P. G .Department of Computer Sciences


25


Tree topologies integrate multiple star topologies together onto a bus. In its simplest
form, only hub devices connect directly to the tree bus and each hub functions as the
"root" of a tree of devices. This bus/star hybrid appr
oach supports future expandability
of the network much better than a bus (limited in the number of devices due to the
broadcast traffic it generates) or a star (limited by the number of hub connection points)
alone.

Mesh Topology



Fig. 5


Mesh topologies involve the concept of routes. Unlike each of the previous topologies,
messages sent on a mesh network can take any of several possible paths fr
om source to
destination. Some WANs, most notably the Internet, employ mesh routing. A mesh
network in which every device connects to every other is called a full mesh. Partial
mesh networks also exist in which some devices connect only indirectly to other
s.


1.3
Mesh networks

Mesh networking (topology)

is a type of networking where each node must not only
capture and disseminate its own data, but also serve as a
relay

for other sensor nodes,
that is, it must collaborate to propagate the data in the networ
k.

The core advantage of
wireless mesh networks is their inherent ability to form a network on power up.

The


Literat
ure survey on Wireless Mesh Networks


Asma Rafiq,

P. G .Department of Computer Sciences


25


nodes hear each other's broadcast and form a network.
Also when a node fails and
the
nodes discover an alternate routing path. This healing is f
ully automatic.

Over the years, wireless mesh networking has seen three unique deployments based on
radio technology, each incorporating iterative improvements allowing for greater
scalability and higher network performance .This early stage of pre IEEE st
andard
technological development is known as first Generation of Wireless Mesh. The
following deployments are briefly described of various configurations of first
generation Wireless Mesh Networking:


Configurations

1.

Radio Mesh
:

This configuration uses on
e radio

channel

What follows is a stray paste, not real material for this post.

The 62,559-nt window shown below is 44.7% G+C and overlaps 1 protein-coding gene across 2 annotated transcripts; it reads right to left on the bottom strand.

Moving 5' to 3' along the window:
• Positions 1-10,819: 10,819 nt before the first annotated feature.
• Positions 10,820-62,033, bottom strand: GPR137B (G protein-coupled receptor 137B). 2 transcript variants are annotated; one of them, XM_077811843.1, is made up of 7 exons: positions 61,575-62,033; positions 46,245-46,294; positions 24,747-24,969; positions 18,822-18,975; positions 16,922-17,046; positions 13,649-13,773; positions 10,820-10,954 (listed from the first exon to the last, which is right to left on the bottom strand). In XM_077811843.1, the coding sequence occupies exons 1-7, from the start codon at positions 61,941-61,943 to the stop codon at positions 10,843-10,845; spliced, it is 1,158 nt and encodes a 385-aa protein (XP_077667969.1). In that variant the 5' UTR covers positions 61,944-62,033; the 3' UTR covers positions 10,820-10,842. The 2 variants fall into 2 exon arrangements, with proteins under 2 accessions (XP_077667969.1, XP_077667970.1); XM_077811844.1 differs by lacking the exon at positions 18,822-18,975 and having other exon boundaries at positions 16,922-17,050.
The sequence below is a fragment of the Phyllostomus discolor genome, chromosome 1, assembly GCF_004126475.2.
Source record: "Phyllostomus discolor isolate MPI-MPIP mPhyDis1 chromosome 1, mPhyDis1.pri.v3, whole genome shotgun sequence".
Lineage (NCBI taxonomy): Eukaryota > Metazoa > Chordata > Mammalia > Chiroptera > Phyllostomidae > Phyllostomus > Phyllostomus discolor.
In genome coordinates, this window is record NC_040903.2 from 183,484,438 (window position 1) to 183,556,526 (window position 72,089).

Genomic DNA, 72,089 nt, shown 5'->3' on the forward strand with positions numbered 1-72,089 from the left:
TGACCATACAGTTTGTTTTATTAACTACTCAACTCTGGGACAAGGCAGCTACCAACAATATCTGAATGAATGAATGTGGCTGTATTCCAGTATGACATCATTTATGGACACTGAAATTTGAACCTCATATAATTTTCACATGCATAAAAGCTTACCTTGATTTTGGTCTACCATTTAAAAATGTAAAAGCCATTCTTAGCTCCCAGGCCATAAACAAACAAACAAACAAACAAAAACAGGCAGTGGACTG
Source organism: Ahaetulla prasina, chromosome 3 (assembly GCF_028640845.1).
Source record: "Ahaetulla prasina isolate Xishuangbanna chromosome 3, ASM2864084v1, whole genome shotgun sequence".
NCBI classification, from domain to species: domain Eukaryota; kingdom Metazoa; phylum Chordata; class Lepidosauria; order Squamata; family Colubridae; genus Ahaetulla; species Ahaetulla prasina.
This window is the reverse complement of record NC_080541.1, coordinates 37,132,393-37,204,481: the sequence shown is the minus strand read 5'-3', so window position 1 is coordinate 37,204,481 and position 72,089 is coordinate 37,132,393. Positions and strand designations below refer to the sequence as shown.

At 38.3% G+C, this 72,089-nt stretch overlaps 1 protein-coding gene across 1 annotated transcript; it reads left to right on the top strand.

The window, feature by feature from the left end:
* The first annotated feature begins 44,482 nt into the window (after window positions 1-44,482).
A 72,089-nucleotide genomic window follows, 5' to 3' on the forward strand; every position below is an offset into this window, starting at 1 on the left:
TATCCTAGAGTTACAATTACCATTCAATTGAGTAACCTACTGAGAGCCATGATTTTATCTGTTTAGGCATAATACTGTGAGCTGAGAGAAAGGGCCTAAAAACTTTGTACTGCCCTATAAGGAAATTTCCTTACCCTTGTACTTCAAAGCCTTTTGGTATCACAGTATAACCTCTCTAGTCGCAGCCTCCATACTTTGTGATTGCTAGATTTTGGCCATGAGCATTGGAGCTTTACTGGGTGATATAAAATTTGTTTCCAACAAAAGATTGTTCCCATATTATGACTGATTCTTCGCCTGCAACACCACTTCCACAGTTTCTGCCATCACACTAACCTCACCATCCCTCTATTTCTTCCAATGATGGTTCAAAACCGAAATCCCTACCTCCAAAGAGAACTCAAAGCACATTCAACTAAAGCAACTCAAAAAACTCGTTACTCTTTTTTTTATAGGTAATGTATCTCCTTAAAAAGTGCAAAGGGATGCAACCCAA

(
Radio

is the transmission of signals by
modulation of electromagnetic waves with frequencies

below those of visible light)
,
both to service clients and to provide the mesh routing path back to a wired or satellite
link (backhaul). The sing
le mesh radio, provides both services
-

client access and
backhaul. Comparative performance analysis indicates this architecture provides the
worst performance of all configurations, because backhaul and service compete for
bandwidth. Also all single radio

mesh architectures suffer from the send
-
receive
-
wait
cycle. Since there is only radio, the mesh node has to listen, then send, then listen again.
This intermittent stop
-
and
-
go behavior adversely affects network performance
especially if the destination is

far away and the traffic has to be re
-
transmitted ("hop")
across many intermediate nodes first.


2.

Dual
-
Radio with 1
-
Radio backhaul mesh:

This configuration can also be referred to as a "1+1" network, since each node contains
two radios, one to provide serv
ice to the clients, and one for backhaul. The "1+1"
appellation indicates that these radios are separate
-

the radio providing service does not
participate in the backhaul, and the radio participating in the backhaul does not service
clients. These two rad
ios can operate in different bands. For example, a 2.4

GHz 802.11
b/g radio can be used for service and an 802.11a (5

GHz) radio can be used for
backhaul.


Literat
ure survey on Wireless Mesh Networks


Asma Rafiq,

P. G .Department of Computer Sciences


25


Most mesh products available today fall into this category. Separating service from
backhaul improv
es performance when compared with single
-
radio ad hoc mesh
networks. But since a single
-
radio mesh is still servicing the backhaul, packets traveling
toward
s

the Internet share bandwidth at each hop along the backhaul path with other
i
nterfering mesh backh
aul nodes,

all
-
operating on the same channel. This degrades
through

put, which are not as severe as for the single
-
radio mesh, but which are sizeable
nevertheless. Second generation mesh products are best employed in 1 or 2 hop
configurations.

3.

2
-
R
adio back
hauls

The last configuration is one that provides separate backhaul and service functionality